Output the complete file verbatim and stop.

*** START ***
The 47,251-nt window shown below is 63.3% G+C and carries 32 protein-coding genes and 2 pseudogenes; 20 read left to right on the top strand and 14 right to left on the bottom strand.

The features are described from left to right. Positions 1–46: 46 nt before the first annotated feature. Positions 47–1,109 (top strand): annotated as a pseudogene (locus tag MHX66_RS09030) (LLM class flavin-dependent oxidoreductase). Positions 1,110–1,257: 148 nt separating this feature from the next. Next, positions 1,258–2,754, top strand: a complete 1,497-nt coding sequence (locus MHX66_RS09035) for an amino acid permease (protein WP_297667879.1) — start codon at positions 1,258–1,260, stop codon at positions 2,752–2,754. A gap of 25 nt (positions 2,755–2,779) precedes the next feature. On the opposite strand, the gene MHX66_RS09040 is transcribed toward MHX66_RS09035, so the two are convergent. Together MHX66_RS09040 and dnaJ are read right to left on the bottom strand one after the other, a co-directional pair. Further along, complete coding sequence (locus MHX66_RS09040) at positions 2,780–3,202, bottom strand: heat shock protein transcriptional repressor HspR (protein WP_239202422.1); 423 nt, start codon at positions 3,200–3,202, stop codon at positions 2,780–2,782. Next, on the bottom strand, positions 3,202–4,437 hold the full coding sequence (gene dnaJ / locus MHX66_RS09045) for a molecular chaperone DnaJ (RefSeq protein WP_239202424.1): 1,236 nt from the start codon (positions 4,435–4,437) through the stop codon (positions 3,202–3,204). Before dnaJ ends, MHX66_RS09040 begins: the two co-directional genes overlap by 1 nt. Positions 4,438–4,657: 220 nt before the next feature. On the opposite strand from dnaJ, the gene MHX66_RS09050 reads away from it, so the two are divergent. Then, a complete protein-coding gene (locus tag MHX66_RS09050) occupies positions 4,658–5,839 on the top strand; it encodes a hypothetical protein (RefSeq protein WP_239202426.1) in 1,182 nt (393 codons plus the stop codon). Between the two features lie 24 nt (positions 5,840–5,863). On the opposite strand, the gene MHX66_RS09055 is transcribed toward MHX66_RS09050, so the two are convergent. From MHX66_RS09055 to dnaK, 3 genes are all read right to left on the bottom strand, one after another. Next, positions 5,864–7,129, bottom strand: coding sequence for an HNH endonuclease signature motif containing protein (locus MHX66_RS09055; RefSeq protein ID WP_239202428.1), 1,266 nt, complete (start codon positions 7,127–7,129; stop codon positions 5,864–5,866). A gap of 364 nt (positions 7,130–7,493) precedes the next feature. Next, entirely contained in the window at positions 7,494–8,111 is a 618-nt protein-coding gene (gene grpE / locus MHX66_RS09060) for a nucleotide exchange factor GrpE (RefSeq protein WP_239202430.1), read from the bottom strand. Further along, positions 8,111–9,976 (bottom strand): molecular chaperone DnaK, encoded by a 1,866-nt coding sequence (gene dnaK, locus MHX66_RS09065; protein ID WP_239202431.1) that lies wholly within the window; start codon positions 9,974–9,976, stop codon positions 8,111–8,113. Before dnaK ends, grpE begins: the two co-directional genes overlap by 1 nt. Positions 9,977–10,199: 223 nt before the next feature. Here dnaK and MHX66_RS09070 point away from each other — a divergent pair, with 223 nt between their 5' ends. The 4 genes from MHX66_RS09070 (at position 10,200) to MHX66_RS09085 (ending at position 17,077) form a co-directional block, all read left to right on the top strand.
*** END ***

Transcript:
The 47,251-nt window shown below is 63.3% G+C and carries 32 protein-coding genes and 2 pseudogenes; 20 read left to right on the top strand and 14 right to left on the bottom strand.

The features are described from left to right. Positions 1–46: 46 nt before the first annotated feature. Positions 47–1,109 (top strand): annotated as a pseudogene (locus tag MHX66_RS09030) (LLM class flavin-dependent oxidoreductase). Positions 1,110–1,257: 148 nt separating this feature from the next. Next, positions 1,258–2,754, top strand: a complete 1,497-nt coding sequence (locus MHX66_RS09035) for an amino acid permease (protein WP_297667879.1) — start codon at positions 1,258–1,260, stop codon at positions 2,752–2,754. A gap of 25 nt (positions 2,755–2,779) precedes the next feature. On the opposite strand, the gene MHX66_RS09040 is transcribed toward MHX66_RS09035, so the two are convergent. Together MHX66_RS09040 and dnaJ are read right to left on the bottom strand one after the other, a co-directional pair. Further along, complete coding sequence (locus MHX66_RS09040) at positions 2,780–3,202, bottom strand: heat shock protein transcriptional repressor HspR (protein WP_239202422.1); 423 nt, start codon at positions 3,200–3,202, stop codon at positions 2,780–2,782. Next, on the bottom strand, positions 3,202–4,437 hold the full coding sequence (gene dnaJ / locus MHX66_RS09045) for a molecular chaperone DnaJ (RefSeq protein WP_239202424.1): 1,236 nt from the start codon (positions 4,435–4,437) through the stop codon (positions 3,202–3,204). Before dnaJ ends, MHX66_RS09040 begins: the two co-directional genes overlap by 1 nt. Positions 4,438–4,657: 220 nt before the next feature. On the opposite strand from dnaJ, the gene MHX66_RS09050 reads away from it, so the two are divergent. Then, a complete protein-coding gene (locus tag MHX66_RS09050) occupies positions 4,658–5,839 on the top strand; it encodes a hypothetical protein (RefSeq protein WP_239202426.1) in 1,182 nt (393 codons plus the stop codon). Between the two features lie 24 nt (positions 5,840–5,863). On the opposite strand, the gene MHX66_RS09055 is transcribed toward MHX66_RS09050, so the two are convergent. From MHX66_RS09055 to dnaK, 3 genes are all read right to left on the bottom strand, one after another. Next, positions 5,864–7,129, bottom strand: coding sequence for an HNH endonuclease signature motif containing protein (locus MHX66_RS09055; RefSeq protein ID WP_239202428.1), 1,266 nt, complete (start codon positions 7,127–7,129; stop codon positions 5,864–5,866). A gap of 364 nt (positions 7,130–7,493) precedes the next feature. Next, entirely contained in the window at positions 7,494–8,111 is a 618-nt protein-coding gene (gene grpE / locus MHX66_RS09060) for a nucleotide exchange factor GrpE (RefSeq protein WP_239202430.1), read from the bottom strand. Further along, positions 8,111–9,976 (bottom strand): molecular chaperone DnaK, encoded by a 1,866-nt coding sequence (gene dnaK, locus MHX66_RS09065; protein ID WP_239202431.1) that lies wholly within the window; start codon positions 9,974–9,976, stop codon positions 8,111–8,113. Before dnaK ends, grpE begins: the two co-directional genes overlap by 1 nt. Positions 9,977–10,199: 223 nt before the next feature. Here dnaK and MHX66_RS09070 point away from each other — a divergent pair, with 223 nt between their 5' ends. The 4 genes from MHX66_RS09070 (at position 10,200) to MHX66_RS09085 (ending at position 17,077) form a co-directional block, all read left to right on the top strand.